Tuesday, January 31, 2006

Why I don't game

As I said at the end of my previous rant, it was originally only intended to be the set-up for this post. Today's subject is why I believe with great certainty that people project themselves into their reviews and criticisms, and it represents a very narrow sub-set of the kind of behavior I described previously.

You see, there's a criticism that has cropped up several times, from various reviewers, on various unrelated projects, that is so implausible in my case that it's laughable. The criticisms vary in detail, but the gist is that people see in my writing some kind of RPG campaign, or some rote use of RPG game mechanics.

Now, stuff like that does happen in fiction, without doubt. I once read slush for a major fantasy magazine, and every box of mail that arrived had an assortment of stories that were obviously just a chronicle of somebody's D&D campaign. The appearance of the words "thief" or "cleric" in the opening paragraph was usually a clue. Frankly, I suspect there has been no greater poison visited upon fantasy fiction than D&D.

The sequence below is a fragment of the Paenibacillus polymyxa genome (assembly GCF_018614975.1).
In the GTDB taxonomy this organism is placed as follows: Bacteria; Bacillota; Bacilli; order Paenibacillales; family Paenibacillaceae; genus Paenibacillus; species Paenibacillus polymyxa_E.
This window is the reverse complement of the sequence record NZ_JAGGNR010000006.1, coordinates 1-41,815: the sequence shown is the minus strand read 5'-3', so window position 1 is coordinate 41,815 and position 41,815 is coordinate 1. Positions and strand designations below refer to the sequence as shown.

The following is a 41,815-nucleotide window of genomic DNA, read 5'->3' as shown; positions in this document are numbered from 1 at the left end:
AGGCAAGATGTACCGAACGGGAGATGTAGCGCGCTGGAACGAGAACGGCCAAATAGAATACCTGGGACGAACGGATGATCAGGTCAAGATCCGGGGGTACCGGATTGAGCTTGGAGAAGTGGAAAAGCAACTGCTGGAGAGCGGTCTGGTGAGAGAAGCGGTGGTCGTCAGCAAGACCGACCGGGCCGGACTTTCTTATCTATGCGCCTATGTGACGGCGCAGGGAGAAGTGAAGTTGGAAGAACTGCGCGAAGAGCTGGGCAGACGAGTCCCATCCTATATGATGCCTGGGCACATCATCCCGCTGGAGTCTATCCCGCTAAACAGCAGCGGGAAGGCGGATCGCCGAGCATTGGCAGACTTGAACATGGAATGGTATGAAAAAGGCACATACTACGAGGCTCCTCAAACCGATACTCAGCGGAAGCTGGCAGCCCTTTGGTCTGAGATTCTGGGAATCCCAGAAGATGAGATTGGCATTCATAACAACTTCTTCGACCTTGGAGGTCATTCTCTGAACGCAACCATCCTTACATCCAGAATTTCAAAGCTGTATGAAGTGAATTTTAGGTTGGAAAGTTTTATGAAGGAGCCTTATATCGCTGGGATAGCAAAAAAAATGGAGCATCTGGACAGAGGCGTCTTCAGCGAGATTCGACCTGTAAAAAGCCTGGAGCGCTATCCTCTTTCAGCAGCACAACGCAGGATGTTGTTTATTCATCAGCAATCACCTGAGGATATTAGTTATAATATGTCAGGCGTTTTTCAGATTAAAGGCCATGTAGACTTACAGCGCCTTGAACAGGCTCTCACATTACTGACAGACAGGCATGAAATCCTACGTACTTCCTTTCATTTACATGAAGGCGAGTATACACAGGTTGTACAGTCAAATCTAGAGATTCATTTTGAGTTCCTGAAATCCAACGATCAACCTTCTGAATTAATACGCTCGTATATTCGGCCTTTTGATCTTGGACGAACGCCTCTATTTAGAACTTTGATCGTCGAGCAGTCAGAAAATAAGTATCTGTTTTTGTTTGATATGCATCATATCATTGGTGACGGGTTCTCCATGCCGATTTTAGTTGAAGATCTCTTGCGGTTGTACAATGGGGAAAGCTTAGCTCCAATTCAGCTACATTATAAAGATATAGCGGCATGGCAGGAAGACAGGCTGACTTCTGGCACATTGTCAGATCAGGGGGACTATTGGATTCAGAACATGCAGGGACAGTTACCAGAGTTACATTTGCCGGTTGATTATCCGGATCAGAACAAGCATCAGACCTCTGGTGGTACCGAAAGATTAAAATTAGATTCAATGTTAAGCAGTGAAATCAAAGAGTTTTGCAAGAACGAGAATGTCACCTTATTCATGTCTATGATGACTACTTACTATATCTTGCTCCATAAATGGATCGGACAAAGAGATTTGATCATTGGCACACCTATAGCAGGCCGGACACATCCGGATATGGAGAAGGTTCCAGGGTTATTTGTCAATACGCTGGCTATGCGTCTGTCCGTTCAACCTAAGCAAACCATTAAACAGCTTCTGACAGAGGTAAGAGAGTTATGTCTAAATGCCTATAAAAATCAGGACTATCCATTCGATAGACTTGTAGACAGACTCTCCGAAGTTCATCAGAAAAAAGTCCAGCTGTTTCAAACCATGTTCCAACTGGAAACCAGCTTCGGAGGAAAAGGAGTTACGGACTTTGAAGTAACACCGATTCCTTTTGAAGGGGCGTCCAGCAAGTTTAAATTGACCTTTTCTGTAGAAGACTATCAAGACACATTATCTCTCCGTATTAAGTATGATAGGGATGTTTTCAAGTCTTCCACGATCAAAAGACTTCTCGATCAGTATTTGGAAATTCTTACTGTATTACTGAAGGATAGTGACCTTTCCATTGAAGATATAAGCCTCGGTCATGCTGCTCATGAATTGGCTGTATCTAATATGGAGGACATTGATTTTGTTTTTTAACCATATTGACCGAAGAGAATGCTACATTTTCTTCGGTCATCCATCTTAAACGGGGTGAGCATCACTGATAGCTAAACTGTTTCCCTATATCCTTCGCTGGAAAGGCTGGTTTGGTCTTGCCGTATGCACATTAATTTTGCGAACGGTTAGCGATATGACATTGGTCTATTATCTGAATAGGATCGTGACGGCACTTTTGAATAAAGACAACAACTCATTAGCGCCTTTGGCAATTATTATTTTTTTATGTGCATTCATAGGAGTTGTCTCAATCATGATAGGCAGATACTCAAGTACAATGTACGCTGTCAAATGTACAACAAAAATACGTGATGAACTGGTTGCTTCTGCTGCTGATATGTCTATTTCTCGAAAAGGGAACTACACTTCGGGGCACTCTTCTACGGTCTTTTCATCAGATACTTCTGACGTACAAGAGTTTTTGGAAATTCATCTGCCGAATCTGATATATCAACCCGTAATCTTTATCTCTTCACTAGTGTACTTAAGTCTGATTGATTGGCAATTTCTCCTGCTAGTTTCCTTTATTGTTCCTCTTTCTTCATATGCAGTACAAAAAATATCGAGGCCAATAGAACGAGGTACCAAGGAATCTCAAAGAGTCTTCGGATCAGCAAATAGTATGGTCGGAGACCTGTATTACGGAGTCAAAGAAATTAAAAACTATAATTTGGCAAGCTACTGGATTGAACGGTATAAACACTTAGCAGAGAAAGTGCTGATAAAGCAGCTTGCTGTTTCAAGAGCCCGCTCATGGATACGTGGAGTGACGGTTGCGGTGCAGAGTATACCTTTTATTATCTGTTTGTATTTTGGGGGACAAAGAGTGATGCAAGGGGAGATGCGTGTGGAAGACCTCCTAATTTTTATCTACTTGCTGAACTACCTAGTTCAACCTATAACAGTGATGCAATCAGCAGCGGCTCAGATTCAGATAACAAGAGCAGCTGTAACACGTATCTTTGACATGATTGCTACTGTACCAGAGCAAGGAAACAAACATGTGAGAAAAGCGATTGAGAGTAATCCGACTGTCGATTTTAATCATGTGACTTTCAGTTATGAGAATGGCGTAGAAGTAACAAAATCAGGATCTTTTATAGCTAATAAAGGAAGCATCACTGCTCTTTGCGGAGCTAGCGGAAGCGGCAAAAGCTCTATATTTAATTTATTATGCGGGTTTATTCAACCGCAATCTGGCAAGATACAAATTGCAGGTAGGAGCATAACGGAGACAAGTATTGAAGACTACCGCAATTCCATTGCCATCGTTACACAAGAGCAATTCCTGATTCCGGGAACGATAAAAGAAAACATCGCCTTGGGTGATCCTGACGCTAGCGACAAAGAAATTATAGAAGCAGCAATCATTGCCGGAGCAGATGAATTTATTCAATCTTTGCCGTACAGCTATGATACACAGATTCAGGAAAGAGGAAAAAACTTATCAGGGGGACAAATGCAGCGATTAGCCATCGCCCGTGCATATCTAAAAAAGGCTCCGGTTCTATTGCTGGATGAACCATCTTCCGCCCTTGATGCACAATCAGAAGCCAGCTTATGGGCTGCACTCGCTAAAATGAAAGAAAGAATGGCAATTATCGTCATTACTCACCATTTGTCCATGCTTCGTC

That's not a criticism of the game, because, to be honest, I hardly know enough about it to fairly criticize. I'm just saying that D&D lay down a rather rigid template of character types and adventure formulas and then convinced whole generations that this translated directly into good fantasy fiction, which it does not. A game is a game. A story is a story. There may be an area of overlap, but they are not the same thing.

Here's where I make a confession that will shock, confound, and maybe even outrage a lot of people. I don't game. Not at all. In my entire life, I have never played a role-playing-game. Not D&D. Not BattleTech. Not anything. Nada. None. Zip. I've played strategy games, and I've played MechWarrior a couple times, just long enough to get some feel for how the combat works, and I play a few computer games now and then (sims, shooters, and the occasional strategy game).